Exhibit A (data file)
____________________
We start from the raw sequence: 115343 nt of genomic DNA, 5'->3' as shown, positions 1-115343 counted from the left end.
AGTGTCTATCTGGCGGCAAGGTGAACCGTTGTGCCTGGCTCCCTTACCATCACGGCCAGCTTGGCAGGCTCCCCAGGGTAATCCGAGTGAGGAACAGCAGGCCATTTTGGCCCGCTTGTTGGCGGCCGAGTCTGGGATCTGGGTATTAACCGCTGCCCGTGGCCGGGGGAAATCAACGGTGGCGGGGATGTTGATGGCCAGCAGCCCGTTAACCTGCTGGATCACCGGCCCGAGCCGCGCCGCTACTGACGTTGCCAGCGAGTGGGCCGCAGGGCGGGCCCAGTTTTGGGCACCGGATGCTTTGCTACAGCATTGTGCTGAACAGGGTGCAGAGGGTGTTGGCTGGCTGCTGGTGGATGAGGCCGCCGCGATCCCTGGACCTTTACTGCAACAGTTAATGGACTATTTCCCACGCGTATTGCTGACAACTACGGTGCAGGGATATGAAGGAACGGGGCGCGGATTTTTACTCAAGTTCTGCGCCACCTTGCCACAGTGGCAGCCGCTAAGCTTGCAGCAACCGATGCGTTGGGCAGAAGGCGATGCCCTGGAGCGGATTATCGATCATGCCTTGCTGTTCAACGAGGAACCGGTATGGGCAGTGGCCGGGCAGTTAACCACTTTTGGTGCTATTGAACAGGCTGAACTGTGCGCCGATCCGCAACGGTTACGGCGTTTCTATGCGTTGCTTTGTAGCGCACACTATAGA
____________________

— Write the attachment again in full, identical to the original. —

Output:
We start from the raw sequence: 115343 nt of genomic DNA, 5'->3' as shown, positions 1-115343 counted from the left end.
AGTGTCTATCTGGCGGCAAGGTGAACCGTTGTGCCTGGCTCCCTTACCATCACGGCCAGCTTGGCAGGCTCCCCAGGGTAATCCGAGTGAGGAACAGCAGGCCATTTTGGCCCGCTTGTTGGCGGCCGAGTCTGGGATCTGGGTATTAACCGCTGCCCGTGGCCGGGGGAAATCAACGGTGGCGGGGATGTTGATGGCCAGCAGCCCGTTAACCTGCTGGATCACCGGCCCGAGCCGCGCCGCTACTGACGTTGCCAGCGAGTGGGCCGCAGGGCGGGCCCAGTTTTGGGCACCGGATGCTTTGCTACAGCATTGTGCTGAACAGGGTGCAGAGGGTGTTGGCTGGCTGCTGGTGGATGAGGCCGCCGCGATCCCTGGACCTTTACTGCAACAGTTAATGGACTATTTCCCACGCGTATTGCTGACAACTACGGTGCAGGGATATGAAGGAACGGGGCGCGGATTTTTACTCAAGTTCTGCGCCACCTTGCCACAGTGGCAGCCGCTAAGCTTGCAGCAACCGATGCGTTGGGCAGAAGGCGATGCCCTGGAGCGGATTATCGATCATGCCTTGCTGTTCAACGAGGAACCGGTATGGGCAGTGGCCGGGCAGTTAACCACTTTTGGTGCTATTGAACAGGCTGAACTGTGCGCCGATCCGCAACGGTTACGGCGTTTCTATGCGTTGCTTTGTAGCGCACACTATAGA